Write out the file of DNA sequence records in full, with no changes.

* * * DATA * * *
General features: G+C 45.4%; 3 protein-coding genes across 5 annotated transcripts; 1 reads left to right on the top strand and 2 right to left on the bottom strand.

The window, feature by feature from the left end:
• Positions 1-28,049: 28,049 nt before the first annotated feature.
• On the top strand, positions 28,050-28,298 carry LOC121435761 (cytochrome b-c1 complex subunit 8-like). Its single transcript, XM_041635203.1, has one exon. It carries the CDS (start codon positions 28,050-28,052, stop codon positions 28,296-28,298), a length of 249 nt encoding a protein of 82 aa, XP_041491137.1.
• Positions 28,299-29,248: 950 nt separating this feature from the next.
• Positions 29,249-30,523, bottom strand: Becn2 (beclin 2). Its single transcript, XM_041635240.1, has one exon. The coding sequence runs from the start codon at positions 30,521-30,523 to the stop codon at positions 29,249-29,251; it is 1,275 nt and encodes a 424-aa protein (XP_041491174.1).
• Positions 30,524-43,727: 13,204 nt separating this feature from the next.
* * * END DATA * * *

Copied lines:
General features: G+C 45.4%; 3 protein-coding genes across 5 annotated transcripts; 1 reads left to right on the top strand and 2 right to left on the bottom strand.

The window, feature by feature from the left end:
• Positions 1-28,049: 28,049 nt before the first annotated feature.
• On the top strand, positions 28,050-28,298 carry LOC121435761 (cytochrome b-c1 complex subunit 8-like). Its single transcript, XM_041635203.1, has one exon. It carries the CDS (start codon positions 28,050-28,052, stop codon positions 28,296-28,298), a length of 249 nt encoding a protein of 82 aa, XP_041491137.1.
• Positions 28,299-29,248: 950 nt separating this feature from the next.
• Positions 29,249-30,523, bottom strand: Becn2 (beclin 2). Its single transcript, XM_041635240.1, has one exon. The coding sequence runs from the start codon at positions 30,521-30,523 to the stop codon at positions 29,249-29,251; it is 1,275 nt and encodes a 424-aa protein (XP_041491174.1).
• Positions 30,524-43,727: 13,204 nt separating this feature from the next.